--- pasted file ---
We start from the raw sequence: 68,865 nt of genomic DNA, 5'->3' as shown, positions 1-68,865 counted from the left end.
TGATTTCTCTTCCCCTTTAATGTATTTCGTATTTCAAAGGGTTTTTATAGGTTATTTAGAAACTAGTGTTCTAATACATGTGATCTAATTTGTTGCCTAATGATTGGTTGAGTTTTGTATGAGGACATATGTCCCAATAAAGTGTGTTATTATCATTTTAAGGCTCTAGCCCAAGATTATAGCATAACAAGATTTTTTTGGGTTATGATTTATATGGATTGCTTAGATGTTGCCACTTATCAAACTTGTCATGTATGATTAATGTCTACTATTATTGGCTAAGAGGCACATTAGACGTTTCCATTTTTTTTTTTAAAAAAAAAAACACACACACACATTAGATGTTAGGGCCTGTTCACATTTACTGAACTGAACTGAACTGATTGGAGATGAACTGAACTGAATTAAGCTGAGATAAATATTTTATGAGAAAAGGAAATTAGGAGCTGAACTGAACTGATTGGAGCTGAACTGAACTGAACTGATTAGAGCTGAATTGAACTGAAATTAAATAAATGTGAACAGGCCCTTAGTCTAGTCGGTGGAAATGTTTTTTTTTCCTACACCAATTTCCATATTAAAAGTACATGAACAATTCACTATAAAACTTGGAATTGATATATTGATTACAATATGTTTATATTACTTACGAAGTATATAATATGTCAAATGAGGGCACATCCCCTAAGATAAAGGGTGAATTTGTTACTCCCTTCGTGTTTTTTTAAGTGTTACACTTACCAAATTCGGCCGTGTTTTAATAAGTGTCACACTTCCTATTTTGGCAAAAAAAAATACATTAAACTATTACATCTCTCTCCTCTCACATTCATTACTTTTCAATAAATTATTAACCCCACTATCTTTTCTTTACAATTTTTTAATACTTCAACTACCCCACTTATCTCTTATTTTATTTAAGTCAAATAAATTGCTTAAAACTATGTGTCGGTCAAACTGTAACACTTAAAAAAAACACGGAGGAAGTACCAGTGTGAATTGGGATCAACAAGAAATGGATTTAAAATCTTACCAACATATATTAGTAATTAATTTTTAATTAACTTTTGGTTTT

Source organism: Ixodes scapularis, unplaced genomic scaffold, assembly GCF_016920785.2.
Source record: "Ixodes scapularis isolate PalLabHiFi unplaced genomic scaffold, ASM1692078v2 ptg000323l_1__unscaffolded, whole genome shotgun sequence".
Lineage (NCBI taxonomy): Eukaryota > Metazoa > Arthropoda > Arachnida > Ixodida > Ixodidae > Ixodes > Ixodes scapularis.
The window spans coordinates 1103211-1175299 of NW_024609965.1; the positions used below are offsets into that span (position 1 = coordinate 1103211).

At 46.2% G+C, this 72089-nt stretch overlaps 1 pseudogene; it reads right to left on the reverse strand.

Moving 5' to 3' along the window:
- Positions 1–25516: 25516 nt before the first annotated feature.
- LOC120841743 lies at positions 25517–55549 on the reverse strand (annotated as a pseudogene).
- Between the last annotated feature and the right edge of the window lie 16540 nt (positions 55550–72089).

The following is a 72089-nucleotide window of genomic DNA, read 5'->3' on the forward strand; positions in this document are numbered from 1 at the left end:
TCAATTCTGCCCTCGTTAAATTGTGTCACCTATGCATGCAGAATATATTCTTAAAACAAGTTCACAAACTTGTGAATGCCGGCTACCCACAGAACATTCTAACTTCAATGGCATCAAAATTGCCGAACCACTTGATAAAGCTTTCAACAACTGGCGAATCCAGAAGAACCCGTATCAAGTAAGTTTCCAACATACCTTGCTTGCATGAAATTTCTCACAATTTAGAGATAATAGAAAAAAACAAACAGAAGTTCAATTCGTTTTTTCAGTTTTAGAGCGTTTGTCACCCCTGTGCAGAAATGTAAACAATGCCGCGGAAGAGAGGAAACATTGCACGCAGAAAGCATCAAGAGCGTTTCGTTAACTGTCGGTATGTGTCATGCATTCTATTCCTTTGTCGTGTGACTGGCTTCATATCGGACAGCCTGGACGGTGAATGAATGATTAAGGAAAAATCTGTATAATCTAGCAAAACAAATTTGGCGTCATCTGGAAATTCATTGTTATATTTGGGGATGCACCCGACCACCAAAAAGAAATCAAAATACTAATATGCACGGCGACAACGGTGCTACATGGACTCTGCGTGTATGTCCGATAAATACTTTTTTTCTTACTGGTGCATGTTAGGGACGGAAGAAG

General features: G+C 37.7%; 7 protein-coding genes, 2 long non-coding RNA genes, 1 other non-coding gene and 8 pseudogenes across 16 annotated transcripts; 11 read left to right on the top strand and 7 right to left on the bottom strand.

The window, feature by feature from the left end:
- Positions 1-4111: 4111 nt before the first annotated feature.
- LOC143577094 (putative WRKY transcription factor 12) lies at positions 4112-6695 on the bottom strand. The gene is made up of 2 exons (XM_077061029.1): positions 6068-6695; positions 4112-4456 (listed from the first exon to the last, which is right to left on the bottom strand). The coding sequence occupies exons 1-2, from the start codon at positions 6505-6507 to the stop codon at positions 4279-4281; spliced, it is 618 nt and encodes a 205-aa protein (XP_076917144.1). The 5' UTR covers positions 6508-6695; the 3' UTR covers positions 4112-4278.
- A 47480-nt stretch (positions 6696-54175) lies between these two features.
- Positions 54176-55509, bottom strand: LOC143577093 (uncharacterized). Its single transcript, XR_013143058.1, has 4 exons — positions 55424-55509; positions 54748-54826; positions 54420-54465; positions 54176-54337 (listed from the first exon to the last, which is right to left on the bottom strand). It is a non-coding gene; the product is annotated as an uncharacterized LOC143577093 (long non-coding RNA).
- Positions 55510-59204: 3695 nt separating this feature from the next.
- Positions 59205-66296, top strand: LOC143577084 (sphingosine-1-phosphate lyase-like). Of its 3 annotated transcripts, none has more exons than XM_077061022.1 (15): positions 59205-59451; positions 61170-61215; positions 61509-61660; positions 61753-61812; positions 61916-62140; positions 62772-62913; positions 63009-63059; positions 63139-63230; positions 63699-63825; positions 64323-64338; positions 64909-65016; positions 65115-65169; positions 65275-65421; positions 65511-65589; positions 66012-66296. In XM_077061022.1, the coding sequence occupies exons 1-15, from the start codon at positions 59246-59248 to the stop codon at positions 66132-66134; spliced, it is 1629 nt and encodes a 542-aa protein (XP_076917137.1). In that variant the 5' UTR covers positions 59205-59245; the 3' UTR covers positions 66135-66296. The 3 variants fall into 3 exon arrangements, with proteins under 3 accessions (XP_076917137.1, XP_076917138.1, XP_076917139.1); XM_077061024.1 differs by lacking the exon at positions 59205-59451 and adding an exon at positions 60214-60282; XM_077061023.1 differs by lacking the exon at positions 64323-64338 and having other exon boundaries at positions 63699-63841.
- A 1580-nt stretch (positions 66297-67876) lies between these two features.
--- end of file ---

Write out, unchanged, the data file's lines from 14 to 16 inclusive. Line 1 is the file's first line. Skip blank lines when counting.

General features: G+C 37.7%; 7 protein-coding genes, 2 long non-coding RNA genes, 1 other non-coding gene and 8 pseudogenes across 16 annotated transcripts; 11 read left to right on the top strand and 7 right to left on the bottom strand.

The window, feature by feature from the left end:
- Positions 1-4111: 4111 nt before the first annotated feature.